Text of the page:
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Using Taylor Rules to Assess the Relative Activism of the European Central Bank, the Bank of England and the Federal Reserve Board

  • David Cobham

This paper attempts to assess the relative activism of these three central banks, with reference to the debate on interest rate smoothing. It investigates smoothing in terms of the pattern of interest rate changes, and estimates a series of Taylor-type policy rules for each bank, using quarterly and monthly data, with ‘backward’ and ‘forward’-looking arguments, and with and without lagged dependent variables. It also examines the effect of introducing an auto-correlated error term. There is some (non-robust) evidence that the FRB is more activist, but it also seems to be more smooth; the ECB seems to adjust faster but less strongly in the long run; and the BoE’s behaviour is more difficult to identify. However, these standard policy rules are out of kilter with central banks’ own descriptions of what they do, while the long lags involved raise questions about the relevance of the Taylor principle as conventionally applied. It is therefore suggested that researchers should pay more attention to the institutional context of central banks’ behaviour, in order to produce better estimates of their policy rules which would in turn shed more light on the issues of activism and smoothing.

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File URL: http://www.st-andrews.ac.uk/economics/CDMA/papers/cp0602.pdf
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Paper provided by Centre for Dynamic Macroeconomic Analysis in its series CDMA Conference Paper Series with number 0602.

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Date of creation: Sep 2006
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Handle: RePEc:san:cdmacp:0602
Contact details of provider: Postal: Department of Economics, University of St. Andrews, Fife KY16 9AL
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Web page: http://www.st-andrews.ac.uk/cdma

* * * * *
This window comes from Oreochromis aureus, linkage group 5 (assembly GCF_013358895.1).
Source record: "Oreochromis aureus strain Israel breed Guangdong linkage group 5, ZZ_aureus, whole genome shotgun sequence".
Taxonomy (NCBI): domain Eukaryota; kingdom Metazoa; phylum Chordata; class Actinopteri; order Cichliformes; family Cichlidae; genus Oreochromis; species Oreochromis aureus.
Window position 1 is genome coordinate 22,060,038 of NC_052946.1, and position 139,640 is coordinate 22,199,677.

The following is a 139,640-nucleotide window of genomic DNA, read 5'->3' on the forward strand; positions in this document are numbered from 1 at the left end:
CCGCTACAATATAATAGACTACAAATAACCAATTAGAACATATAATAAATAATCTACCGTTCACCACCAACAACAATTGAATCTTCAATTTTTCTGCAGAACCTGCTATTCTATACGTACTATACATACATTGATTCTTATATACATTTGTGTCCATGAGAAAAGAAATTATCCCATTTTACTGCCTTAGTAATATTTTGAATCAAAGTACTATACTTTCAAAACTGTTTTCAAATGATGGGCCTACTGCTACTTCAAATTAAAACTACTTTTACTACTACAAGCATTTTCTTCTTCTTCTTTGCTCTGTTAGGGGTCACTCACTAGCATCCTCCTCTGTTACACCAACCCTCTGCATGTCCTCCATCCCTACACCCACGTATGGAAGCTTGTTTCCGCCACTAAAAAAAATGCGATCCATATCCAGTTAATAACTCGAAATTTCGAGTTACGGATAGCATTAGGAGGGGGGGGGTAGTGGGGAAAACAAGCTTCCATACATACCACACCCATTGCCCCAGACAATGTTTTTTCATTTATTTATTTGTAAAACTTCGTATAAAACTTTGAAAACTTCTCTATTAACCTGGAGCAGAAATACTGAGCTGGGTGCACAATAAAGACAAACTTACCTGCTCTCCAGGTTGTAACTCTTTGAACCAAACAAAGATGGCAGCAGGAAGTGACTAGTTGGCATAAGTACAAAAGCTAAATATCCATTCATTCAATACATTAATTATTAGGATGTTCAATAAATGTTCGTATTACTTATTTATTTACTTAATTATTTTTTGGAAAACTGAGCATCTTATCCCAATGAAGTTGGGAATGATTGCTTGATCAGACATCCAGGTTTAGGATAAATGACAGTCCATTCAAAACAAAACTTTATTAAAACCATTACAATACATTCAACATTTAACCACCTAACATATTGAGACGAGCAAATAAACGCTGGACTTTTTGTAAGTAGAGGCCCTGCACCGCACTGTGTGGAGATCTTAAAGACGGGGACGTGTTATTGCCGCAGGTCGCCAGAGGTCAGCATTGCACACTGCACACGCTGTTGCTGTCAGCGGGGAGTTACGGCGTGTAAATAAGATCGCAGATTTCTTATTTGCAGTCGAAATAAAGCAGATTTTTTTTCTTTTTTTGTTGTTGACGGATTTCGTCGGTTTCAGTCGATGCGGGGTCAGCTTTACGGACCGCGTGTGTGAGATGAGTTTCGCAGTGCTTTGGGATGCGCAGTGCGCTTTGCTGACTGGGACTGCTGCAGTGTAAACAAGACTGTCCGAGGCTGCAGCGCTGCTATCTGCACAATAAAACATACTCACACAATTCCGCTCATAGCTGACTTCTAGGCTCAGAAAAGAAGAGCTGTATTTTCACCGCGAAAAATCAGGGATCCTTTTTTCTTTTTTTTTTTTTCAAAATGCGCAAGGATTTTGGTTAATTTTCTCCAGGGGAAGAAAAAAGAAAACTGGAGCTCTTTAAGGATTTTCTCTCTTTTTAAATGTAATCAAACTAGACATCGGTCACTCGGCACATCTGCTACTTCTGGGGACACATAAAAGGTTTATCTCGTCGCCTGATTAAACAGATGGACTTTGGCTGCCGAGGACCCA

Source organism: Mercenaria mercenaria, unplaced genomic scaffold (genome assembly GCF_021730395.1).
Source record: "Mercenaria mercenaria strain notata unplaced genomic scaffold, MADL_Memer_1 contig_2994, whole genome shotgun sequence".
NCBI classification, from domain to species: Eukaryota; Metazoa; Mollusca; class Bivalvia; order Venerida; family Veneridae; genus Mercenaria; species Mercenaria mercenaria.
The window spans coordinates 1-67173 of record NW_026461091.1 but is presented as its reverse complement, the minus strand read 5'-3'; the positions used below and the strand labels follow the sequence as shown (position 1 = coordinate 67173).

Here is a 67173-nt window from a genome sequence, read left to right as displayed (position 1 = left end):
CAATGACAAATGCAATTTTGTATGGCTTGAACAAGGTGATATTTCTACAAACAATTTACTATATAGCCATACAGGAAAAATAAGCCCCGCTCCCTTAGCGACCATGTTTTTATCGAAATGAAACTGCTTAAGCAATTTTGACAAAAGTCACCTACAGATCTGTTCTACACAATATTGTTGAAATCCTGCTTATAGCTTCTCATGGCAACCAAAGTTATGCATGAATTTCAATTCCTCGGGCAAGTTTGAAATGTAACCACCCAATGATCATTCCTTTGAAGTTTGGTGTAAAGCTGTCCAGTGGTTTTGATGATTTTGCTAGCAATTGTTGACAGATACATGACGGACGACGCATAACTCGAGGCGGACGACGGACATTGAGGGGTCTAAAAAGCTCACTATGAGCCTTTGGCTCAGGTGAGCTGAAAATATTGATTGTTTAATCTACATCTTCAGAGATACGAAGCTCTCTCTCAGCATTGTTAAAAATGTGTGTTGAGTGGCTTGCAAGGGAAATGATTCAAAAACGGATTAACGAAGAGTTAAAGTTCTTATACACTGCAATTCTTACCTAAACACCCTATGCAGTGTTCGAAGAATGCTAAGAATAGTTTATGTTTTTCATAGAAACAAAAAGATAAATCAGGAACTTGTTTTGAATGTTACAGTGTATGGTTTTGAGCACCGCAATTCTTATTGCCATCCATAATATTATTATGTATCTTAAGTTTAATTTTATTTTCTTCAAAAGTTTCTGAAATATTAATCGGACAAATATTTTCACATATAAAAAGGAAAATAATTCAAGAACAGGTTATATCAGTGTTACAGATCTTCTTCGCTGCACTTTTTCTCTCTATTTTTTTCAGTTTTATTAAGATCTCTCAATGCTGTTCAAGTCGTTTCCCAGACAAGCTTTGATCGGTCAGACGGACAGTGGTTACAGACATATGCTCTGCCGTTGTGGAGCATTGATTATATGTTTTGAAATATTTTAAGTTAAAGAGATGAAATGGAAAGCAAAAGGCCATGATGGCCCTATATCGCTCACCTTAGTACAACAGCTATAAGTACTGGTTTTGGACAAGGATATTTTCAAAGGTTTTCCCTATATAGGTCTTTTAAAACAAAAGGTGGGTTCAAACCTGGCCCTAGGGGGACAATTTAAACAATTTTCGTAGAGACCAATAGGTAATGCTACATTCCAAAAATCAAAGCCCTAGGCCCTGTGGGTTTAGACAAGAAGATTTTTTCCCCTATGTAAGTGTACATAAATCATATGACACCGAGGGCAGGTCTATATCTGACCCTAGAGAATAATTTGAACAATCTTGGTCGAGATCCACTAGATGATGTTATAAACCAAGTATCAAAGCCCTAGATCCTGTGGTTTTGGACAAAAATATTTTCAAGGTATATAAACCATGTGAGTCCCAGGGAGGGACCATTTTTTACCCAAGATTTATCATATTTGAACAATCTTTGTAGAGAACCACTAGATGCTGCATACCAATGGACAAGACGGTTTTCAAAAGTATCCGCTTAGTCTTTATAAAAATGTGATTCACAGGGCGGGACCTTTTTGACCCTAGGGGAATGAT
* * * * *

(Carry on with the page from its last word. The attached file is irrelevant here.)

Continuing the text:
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  1. Rudebusch, Glenn D., 2002. "Term structure evidence on interest rate smoothing and monetary policy inertia," Journal of Monetary Economics, Elsevier, vol. 49(6), pages 1161-1187, September.
  2. Clarida, R. & Gali, J. & Gertler, M., 1999. "The Science of Monetary Policy: A New Keynesian Perspective," Working Papers 99-13, C.V. Starr Center for Applied Economics, New York University.
  3. Richard Clarida & Jordi Gali & Mark Gertler, 1998. "Monetary Policy Rules and Macroeconomic Stability: Evidence and Some Theory," NBER Working Papers 6442, National Bureau of Economic Research, Inc.
  4. Mankiw, N Gregory & Miron, Jeffrey A, 1986. "The Changing Behavior of the Term Structure of Interest Rates," The Quarterly Journal of Economics, MIT Press, vol. 101(2), pages 211-28, May.
  5. Goodfriend, Marvin, 1991. "Interest rates and the conduct of monetary policy," Carnegie-Rochester Conference Series on Public Policy, Elsevier, vol. 34(1), pages 7-30, January.
  6. Clarida, Richard & Gali, Jordi & Gertler, Mark, 1997. "Monetary Policy Rules in Practice: Some International Evidence," Working Papers 97-32, C.V. Starr Center for Applied Economics, New York University.
  7. Glenn D. Rudebusch, 2005. "Monetary policy inertia: fact or fiction?," Working Paper Series 2005-19, Federal Reserve Bank of San Francisco.
  8. Gerlach, Stefan, 2004. "Interest Rate Setting by the ECB: Words and Deeds," CEPR Discussion Papers 4775, C.E.P.R. Discussion Papers.
  9. Ben Martin & Chris Salmon, 1999. "Should uncertain monetary policy-makers do less?," Bank of England working papers 99, Bank of England.
  10. Sack, Brian, 2000. "Does the fed act gradually? A VAR analysis," Journal of Monetary Economics, Elsevier, vol. 46(1), pages 229-256, August.
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